“It really depends upon what the Senate feels about the candidate and the president as to how fast they move,” said Mr. Smith, the director of the department’s empowerment-zone/enterprise-community program.
In addition to the appointees hand-picked by the White House, the Education Department has about 130 other politically appointed jobs, ranging from the chief of staff to the confidential assistants for each office. Those employees are usually chosen by the secretary of education.
Administrations typically look for people with two qualities—loyalty and expertise—to fill those positions, said Terry Sullivan, the associate director for the White House 2001 Project, a group of academics, financed by the Pew Charitable Trusts, that studies and advises political appointees.
“One good characteristic is that they’ve been there and carried the water for the president in the campaign,” Mr. Sullivan said. “But there are a range of appointments that require expertise, and in those situations, having participated in a campaign is less important.”
Most of the people at that appointment level are known as Schedule C employees; the Education Department currently has 111 of them. They tend to be young, and they serve, in official terms, “at the pleasure of the president and secretary.” That means they have little job security—but they often have significant behind-the-scenes power.
“They’re essentially the ones who influence the public policy, who have the ear of the decisionmakers,” said Jim Bradshaw, a spokesman for the department.
The Last Days
As of last week, no political employees at the Education Department have announced their resignations since the Nov. 7 election. According to Mr. Peterson, it was unclear whether any of them might be reappointed under a Gore administration, or whether they would seek to stay.
Regardless of who wins, every political appointee submits a letter of resignation after each presidential election, Mr. Smith said. That was the case even in 1996, when President Clinton was re-elected.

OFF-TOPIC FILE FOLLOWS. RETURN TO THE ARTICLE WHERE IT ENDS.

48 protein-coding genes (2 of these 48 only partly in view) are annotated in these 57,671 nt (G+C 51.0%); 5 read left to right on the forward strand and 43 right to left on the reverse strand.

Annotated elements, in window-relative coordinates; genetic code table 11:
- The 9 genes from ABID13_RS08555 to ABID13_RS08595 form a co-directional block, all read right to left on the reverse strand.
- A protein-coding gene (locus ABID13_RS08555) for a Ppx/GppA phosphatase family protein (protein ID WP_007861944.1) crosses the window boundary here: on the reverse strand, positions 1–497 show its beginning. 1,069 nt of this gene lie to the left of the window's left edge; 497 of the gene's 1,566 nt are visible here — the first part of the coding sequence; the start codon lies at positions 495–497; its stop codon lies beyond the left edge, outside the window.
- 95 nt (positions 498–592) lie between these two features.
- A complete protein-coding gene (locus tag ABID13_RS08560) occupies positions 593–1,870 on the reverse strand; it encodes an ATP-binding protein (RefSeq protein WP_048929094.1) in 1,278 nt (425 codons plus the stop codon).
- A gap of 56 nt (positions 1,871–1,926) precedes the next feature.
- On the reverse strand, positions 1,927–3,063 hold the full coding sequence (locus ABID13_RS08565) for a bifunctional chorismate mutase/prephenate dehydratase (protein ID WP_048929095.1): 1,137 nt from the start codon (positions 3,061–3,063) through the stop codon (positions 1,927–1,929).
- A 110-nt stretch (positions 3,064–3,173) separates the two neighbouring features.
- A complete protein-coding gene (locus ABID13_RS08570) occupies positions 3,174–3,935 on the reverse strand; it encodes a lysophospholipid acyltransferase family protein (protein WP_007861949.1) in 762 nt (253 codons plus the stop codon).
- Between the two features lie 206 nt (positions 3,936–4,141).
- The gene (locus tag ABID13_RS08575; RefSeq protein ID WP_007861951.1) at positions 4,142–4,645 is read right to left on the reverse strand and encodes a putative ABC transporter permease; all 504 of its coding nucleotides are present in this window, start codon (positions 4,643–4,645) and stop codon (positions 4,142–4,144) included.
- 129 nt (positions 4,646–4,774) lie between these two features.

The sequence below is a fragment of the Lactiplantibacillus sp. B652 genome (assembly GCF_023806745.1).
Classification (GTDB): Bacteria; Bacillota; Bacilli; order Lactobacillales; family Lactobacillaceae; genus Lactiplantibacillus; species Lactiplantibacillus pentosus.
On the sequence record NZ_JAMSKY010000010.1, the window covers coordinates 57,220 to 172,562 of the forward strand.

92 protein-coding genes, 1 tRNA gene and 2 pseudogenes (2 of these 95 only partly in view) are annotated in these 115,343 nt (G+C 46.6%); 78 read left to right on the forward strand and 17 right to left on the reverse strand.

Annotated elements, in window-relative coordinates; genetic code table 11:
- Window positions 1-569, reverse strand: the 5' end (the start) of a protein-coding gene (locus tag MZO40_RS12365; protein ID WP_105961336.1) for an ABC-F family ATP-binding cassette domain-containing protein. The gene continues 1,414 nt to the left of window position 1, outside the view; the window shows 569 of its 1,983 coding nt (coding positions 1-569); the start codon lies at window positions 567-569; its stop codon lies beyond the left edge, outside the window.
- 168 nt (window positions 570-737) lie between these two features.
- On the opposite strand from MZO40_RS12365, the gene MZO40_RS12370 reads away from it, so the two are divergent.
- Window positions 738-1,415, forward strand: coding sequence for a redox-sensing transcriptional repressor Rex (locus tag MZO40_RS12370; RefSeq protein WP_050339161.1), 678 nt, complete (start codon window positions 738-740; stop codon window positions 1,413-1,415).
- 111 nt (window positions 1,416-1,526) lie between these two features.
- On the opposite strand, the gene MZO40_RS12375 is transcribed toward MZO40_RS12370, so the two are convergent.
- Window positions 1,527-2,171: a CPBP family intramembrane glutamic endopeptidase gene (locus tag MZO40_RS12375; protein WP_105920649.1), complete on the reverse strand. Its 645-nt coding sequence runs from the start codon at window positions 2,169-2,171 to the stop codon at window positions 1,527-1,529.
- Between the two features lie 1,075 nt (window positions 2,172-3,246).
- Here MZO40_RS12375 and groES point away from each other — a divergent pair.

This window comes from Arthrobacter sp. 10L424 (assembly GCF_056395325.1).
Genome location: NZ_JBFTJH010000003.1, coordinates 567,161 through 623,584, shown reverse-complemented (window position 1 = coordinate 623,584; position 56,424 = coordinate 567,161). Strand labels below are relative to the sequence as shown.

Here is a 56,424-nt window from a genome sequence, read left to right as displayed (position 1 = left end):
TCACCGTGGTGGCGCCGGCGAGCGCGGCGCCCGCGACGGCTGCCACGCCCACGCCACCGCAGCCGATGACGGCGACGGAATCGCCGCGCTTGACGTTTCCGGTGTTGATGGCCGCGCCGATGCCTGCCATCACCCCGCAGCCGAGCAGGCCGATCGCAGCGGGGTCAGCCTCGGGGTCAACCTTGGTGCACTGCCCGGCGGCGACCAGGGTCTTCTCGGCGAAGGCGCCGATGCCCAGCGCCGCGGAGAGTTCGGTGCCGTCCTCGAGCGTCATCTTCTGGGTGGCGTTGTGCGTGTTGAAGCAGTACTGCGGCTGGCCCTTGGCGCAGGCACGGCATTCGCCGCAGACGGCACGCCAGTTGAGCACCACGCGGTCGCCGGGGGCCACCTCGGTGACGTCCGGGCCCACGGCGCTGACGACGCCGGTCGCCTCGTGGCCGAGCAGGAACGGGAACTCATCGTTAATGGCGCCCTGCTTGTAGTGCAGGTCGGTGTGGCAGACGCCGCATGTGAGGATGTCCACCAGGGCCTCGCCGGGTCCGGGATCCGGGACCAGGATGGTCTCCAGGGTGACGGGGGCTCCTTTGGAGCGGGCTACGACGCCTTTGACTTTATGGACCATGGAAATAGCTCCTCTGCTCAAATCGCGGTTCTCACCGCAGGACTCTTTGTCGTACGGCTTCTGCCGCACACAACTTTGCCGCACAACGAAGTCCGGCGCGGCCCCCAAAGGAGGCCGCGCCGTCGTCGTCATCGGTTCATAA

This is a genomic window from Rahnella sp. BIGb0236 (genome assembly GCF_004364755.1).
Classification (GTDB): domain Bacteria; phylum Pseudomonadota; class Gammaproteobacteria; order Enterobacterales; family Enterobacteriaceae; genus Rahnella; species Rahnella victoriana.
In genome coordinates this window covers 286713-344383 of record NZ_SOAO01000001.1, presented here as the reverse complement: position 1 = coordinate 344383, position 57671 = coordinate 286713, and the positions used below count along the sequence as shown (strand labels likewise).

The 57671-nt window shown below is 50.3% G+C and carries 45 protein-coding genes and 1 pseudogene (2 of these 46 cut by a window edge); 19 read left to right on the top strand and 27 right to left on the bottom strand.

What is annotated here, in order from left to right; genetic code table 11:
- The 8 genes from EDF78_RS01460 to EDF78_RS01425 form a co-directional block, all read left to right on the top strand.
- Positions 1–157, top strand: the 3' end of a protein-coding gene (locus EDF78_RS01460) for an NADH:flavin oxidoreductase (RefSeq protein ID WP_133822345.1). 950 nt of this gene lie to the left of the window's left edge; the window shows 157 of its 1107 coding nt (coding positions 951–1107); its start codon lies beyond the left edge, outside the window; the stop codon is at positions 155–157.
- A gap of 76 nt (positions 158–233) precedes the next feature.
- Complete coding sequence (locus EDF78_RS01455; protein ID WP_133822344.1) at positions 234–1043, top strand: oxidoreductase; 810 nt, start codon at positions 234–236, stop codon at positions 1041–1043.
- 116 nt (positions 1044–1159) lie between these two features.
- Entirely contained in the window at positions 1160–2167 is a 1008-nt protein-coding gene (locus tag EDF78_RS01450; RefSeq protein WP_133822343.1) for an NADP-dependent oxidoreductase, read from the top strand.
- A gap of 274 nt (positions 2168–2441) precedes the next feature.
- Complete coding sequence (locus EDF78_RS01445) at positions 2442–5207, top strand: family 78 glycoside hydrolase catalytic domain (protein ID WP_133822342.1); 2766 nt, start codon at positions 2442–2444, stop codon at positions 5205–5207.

Some of the department’s Schedule C employees, meanwhile, are assured of remaining at the department, thanks to a practice known as “burrowing,” in which such workers change their job status to that of a career employee. A recent report by the General Accounting Office, the investigative arm of Congress, showed that three Education Department employees had taken that route between October 1998 and June 2000.
In general, however, most of the department’s political appointees are concentrating more on wrapping up their current duties than on finding their next jobs, Mr. Peterson said.
For one thing, Congress has not yet finished its annual job of approving an education budget, and a lot of money is at stake. Under a tentative agreement reached before the election—but quickly scuttled by Republican leaders in Congress over a provision that had nothing to do with schools—education programs were set to receive a record 21 percent increase for this fiscal year.
“I’ve never seen so many people focused on getting the job done,” Mr. Peterson said. “They’re thinking, ‘Gee, this is a time to make a mark on public education.’ ”
Mr. Riley has vowed to stay at the Education Department until the final hours of the Clinton administration. “After being here a while,” the secretary said in a recent interview, “you can accomplish more in a month than in the six months when you first came, so I’m really going to try to work hard up until January.”
In the meantime, career employees at the department were paying particularly close attention to the extraordinary election process that was still unfolding late last week in Florida county offices and state and federal courthouses. They know that the outcome will determine the political leanings of their future bosses.
“It’s captured everyone’s attention,” Mr. Bradshaw said. “Obviously, the next president sets the policies that trickle down to us.”
A version of this article appeared in the November 22, 2000 edition of Education Week as With Election in Doubt, Transition Must Wait